All parties with a collective interest in seeing the North Dakota oil experiment succeed need to work together because, right now, the boss at the largest stakeholder in the Bakken shale says opponents are drawing a bead on the region. And it's not just exploration and production that's a concern.
Oil production from the Bakken shale oil play in North Dakota is increasing at an exponential rate. State government data show production for May, the last full month for which complete information is available, was 977,051 barrels per day, a new all-time high.
On April 28, Continental Resources, the largest stakeholder in the Bakken play, said the field produced its 1 billionth barrel of oil at some point during first quarter 2014. The company's chairman, Harold Hamm, said that, at the rate things are going now, production could hit the 2 million bpd mark by the end of the decade if, and it's a big if, nothing goes wrong.
"We can't have any more issues," Continental's boss said.
In overall production terms, there's not much going wrong in the Bakken play. Though this year's rough winter slowed things down, Adam Sieminski, the top official at the U.S. Energy Information Administration (EIA), said the slump would be erased in the next few months.
But there are other problems needling away in the North Dakota oil patch.
Last week, the FBI said it has only two agents working in the area and needs the industry's help because state law enforcement agencies can't keep up with the growing crime rate. There's even a non-profit group, 4her North Dakota, to combat sex trafficking now.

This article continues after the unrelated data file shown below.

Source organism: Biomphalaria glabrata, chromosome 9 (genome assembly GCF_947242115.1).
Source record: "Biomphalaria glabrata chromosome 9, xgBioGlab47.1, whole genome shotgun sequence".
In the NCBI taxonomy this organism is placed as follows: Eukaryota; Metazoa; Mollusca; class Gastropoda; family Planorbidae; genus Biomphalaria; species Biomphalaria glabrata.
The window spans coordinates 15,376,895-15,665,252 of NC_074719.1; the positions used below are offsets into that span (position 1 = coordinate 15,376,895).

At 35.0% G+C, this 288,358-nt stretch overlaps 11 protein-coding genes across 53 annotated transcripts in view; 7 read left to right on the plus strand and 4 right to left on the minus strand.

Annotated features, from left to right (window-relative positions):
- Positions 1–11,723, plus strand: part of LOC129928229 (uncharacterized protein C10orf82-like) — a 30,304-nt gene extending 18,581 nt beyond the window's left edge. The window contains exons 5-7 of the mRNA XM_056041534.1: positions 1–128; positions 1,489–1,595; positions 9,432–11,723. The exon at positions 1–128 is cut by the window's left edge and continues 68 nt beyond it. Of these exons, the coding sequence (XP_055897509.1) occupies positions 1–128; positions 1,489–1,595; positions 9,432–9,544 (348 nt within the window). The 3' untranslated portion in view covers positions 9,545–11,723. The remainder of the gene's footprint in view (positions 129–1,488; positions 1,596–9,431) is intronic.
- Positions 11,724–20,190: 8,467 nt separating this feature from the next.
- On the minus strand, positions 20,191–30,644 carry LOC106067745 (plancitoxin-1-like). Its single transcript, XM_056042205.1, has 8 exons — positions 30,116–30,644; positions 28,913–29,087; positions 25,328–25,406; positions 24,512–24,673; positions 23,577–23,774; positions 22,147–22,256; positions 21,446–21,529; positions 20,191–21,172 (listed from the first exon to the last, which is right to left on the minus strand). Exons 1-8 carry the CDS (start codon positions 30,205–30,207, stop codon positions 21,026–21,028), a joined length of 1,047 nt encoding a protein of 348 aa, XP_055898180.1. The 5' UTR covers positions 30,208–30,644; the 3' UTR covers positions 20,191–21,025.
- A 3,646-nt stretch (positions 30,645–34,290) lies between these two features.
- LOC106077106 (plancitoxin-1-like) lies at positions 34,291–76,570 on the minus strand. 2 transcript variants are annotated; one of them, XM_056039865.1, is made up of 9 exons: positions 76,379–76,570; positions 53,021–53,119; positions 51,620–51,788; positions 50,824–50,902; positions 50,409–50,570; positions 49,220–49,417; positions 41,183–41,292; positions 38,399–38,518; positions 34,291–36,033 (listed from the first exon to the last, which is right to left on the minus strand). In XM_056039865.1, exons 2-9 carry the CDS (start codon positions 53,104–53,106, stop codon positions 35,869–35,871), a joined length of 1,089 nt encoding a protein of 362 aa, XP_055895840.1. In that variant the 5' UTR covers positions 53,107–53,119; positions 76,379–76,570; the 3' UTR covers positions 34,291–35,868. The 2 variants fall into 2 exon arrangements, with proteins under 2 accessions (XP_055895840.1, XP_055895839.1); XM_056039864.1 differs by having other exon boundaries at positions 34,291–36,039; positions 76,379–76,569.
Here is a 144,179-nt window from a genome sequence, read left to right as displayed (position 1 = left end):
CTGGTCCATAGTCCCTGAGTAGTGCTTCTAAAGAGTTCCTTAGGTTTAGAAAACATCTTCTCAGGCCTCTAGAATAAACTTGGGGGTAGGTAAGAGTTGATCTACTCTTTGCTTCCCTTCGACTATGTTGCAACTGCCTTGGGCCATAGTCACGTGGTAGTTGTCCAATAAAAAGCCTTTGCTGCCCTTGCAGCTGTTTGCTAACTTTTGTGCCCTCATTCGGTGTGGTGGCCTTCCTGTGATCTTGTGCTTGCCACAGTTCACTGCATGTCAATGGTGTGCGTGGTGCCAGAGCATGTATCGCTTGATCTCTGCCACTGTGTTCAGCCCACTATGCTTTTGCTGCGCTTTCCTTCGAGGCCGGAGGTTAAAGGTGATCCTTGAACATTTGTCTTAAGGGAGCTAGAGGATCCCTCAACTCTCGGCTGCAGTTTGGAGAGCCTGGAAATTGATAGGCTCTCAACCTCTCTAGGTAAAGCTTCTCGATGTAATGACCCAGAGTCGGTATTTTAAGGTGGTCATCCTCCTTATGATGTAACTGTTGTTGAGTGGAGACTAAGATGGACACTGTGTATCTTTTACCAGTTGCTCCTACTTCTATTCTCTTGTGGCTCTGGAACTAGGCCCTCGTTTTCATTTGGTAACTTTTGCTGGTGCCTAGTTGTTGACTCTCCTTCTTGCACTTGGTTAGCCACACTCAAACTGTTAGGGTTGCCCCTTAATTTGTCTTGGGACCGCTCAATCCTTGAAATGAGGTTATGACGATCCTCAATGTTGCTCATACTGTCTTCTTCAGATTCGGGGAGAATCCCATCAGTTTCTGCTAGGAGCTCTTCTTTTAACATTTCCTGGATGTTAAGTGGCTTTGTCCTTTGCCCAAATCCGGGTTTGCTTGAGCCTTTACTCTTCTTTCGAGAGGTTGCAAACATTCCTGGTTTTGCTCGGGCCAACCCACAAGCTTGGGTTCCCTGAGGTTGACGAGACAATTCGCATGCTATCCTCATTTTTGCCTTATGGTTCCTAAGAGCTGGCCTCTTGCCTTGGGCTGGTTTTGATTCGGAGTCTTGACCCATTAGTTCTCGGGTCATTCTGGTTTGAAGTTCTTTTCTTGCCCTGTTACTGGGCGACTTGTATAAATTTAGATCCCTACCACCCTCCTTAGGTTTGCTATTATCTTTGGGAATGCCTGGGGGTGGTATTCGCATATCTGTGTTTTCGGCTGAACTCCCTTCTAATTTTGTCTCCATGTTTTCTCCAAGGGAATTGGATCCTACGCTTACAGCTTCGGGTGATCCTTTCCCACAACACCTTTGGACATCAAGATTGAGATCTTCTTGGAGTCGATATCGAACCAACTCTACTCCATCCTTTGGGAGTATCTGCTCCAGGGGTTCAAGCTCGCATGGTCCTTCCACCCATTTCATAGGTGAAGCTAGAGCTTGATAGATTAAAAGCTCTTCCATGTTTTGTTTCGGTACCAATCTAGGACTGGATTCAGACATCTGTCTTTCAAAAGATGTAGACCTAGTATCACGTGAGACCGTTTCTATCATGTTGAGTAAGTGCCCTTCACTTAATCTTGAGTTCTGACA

On the legal margins, meanwhile, it's not just the male members of the oil industry in North Dakota striking it rich. Female strippers, on a good night, are bringing home the bacon to the tune of $2,500 per shift.
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Domestic violence and bar brawls are commonplace in parts of the state that boast an unemployment rate of next to zero, but a population boom creating a chronic housing shortage.
The oil sector itself is no stranger to problems. In September, about 20,000 barrels of crude oil spilled in rural Tioga, N.D., and state officials think it will take about two years to clean up the mess.
Three months later, flames shot 100 feet in the air after an eastbound train carrying oil for BNSF Railway hit a westbound train carrying grain in Casselton, N.D. Though no injuries were reported, it was just one of a string of train accidents involving Bakken crude.
A July train accident involving Bakken crude in Lac-Megantic, Quebec, left more than 40 people dead.
That's part of the dark underbelly of the North Dakota oil industry that's not making much of a splash in the circle of energy wonks keeping steady count of wells drilled and barrels produced. But it's part of the narrative that may throw North Dakota's oil future off the rails, in more ways than one.
"We're in the crosshairs," Continental's Hamm said. "If we have anything [go wrong,] they're going to shut us down."
By: Daniel J. Graeber